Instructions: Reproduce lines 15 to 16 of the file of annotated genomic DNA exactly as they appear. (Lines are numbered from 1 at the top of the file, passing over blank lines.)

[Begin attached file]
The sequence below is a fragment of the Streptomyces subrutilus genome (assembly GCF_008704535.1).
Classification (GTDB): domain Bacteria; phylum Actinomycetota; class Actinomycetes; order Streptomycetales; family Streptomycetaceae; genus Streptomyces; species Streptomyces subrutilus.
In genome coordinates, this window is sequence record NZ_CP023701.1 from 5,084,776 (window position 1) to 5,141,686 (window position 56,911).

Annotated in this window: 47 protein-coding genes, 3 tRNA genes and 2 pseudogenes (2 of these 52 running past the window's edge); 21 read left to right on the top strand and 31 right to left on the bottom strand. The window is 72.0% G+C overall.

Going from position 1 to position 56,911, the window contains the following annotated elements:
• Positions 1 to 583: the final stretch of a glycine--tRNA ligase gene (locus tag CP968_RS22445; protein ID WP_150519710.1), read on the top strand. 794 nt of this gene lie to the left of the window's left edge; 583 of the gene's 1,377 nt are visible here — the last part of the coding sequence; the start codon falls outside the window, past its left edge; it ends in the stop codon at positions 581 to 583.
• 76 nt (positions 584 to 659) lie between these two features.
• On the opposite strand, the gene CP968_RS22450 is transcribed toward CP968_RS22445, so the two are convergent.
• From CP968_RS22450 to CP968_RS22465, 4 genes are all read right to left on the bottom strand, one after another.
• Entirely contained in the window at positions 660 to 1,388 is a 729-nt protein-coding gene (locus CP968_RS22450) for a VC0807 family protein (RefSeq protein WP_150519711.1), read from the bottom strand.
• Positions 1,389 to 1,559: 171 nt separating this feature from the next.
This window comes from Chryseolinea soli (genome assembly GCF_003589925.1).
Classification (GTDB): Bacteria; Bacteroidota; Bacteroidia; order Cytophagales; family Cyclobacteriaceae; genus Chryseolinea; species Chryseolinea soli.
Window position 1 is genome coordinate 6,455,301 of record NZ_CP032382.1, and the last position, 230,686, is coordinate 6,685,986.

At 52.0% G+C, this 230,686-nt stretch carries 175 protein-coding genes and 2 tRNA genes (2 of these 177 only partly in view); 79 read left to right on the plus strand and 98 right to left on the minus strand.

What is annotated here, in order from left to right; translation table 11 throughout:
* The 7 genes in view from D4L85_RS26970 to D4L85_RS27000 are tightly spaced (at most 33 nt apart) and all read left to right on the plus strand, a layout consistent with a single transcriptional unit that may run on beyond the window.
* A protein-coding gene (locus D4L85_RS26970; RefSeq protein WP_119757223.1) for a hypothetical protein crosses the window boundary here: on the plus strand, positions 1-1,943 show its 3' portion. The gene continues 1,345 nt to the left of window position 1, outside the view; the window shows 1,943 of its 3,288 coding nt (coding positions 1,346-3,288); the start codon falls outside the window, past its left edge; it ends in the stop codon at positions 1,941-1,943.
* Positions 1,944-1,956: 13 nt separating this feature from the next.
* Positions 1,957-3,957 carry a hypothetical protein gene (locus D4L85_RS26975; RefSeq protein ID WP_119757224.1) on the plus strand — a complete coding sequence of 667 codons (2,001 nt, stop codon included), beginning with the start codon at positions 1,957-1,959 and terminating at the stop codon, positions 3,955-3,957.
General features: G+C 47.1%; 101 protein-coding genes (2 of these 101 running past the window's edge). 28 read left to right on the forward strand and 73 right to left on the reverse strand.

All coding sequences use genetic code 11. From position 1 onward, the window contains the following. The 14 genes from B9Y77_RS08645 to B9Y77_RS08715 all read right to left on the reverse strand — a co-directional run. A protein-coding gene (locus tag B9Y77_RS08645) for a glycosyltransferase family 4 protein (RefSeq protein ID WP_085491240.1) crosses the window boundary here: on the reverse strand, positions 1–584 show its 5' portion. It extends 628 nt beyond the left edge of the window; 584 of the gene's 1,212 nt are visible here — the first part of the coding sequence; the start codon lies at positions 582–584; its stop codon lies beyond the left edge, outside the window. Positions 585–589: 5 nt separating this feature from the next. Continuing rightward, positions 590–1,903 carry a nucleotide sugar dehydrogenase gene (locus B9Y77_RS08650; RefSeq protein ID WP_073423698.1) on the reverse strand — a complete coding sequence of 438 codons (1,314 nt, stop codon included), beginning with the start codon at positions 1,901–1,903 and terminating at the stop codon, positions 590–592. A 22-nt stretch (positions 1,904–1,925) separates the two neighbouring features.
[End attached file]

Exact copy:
At 52.0% G+C, this 230,686-nt stretch carries 175 protein-coding genes and 2 tRNA genes (2 of these 177 only partly in view); 79 read left to right on the plus strand and 98 right to left on the minus strand.

What is annotated here, in order from left to right; translation table 11 throughout: